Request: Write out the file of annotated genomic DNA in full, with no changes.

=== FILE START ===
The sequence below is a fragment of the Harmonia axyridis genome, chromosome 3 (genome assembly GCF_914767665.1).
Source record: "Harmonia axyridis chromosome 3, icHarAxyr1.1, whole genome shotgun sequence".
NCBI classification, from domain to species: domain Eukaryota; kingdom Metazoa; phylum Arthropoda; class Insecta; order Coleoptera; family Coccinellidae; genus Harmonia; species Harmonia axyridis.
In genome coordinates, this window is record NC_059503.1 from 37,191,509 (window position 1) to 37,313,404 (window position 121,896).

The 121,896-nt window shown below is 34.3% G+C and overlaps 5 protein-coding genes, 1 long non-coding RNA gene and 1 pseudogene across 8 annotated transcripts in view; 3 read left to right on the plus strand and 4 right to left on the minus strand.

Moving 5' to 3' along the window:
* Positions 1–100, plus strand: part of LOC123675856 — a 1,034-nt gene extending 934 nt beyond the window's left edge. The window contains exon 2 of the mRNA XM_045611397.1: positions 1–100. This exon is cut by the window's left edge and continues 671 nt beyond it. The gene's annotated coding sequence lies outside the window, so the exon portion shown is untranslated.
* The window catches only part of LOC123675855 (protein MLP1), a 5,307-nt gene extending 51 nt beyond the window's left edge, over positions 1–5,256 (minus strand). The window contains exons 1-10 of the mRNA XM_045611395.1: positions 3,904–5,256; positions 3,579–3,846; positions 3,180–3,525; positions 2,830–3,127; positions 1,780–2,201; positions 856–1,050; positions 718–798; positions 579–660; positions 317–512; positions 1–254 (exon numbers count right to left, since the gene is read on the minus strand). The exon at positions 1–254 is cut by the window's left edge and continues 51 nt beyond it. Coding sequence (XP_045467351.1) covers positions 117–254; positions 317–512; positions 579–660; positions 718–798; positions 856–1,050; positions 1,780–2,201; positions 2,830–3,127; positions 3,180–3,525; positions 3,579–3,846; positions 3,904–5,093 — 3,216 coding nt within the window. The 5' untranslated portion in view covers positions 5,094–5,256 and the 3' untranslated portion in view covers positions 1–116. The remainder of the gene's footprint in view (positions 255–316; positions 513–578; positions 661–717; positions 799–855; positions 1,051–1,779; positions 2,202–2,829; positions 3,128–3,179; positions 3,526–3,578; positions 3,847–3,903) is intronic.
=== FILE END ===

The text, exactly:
The sequence below is a fragment of the Harmonia axyridis genome, chromosome 3 (genome assembly GCF_914767665.1).
Source record: "Harmonia axyridis chromosome 3, icHarAxyr1.1, whole genome shotgun sequence".
NCBI classification, from domain to species: domain Eukaryota; kingdom Metazoa; phylum Arthropoda; class Insecta; order Coleoptera; family Coccinellidae; genus Harmonia; species Harmonia axyridis.
In genome coordinates, this window is record NC_059503.1 from 37,191,509 (window position 1) to 37,313,404 (window position 121,896).

The 121,896-nt window shown below is 34.3% G+C and overlaps 5 protein-coding genes, 1 long non-coding RNA gene and 1 pseudogene across 8 annotated transcripts in view; 3 read left to right on the plus strand and 4 right to left on the minus strand.

Moving 5' to 3' along the window:
* Positions 1–100, plus strand: part of LOC123675856 — a 1,034-nt gene extending 934 nt beyond the window's left edge. The window contains exon 2 of the mRNA XM_045611397.1: positions 1–100. This exon is cut by the window's left edge and continues 671 nt beyond it. The gene's annotated coding sequence lies outside the window, so the exon portion shown is untranslated.
* The window catches only part of LOC123675855 (protein MLP1), a 5,307-nt gene extending 51 nt beyond the window's left edge, over positions 1–5,256 (minus strand). The window contains exons 1-10 of the mRNA XM_045611395.1: positions 3,904–5,256; positions 3,579–3,846; positions 3,180–3,525; positions 2,830–3,127; positions 1,780–2,201; positions 856–1,050; positions 718–798; positions 579–660; positions 317–512; positions 1–254 (exon numbers count right to left, since the gene is read on the minus strand). The exon at positions 1–254 is cut by the window's left edge and continues 51 nt beyond it. Coding sequence (XP_045467351.1) covers positions 117–254; positions 317–512; positions 579–660; positions 718–798; positions 856–1,050; positions 1,780–2,201; positions 2,830–3,127; positions 3,180–3,525; positions 3,579–3,846; positions 3,904–5,093 — 3,216 coding nt within the window. The 5' untranslated portion in view covers positions 5,094–5,256 and the 3' untranslated portion in view covers positions 1–116. The remainder of the gene's footprint in view (positions 255–316; positions 513–578; positions 661–717; positions 799–855; positions 1,051–1,779; positions 2,202–2,829; positions 3,128–3,179; positions 3,526–3,578; positions 3,847–3,903) is intronic.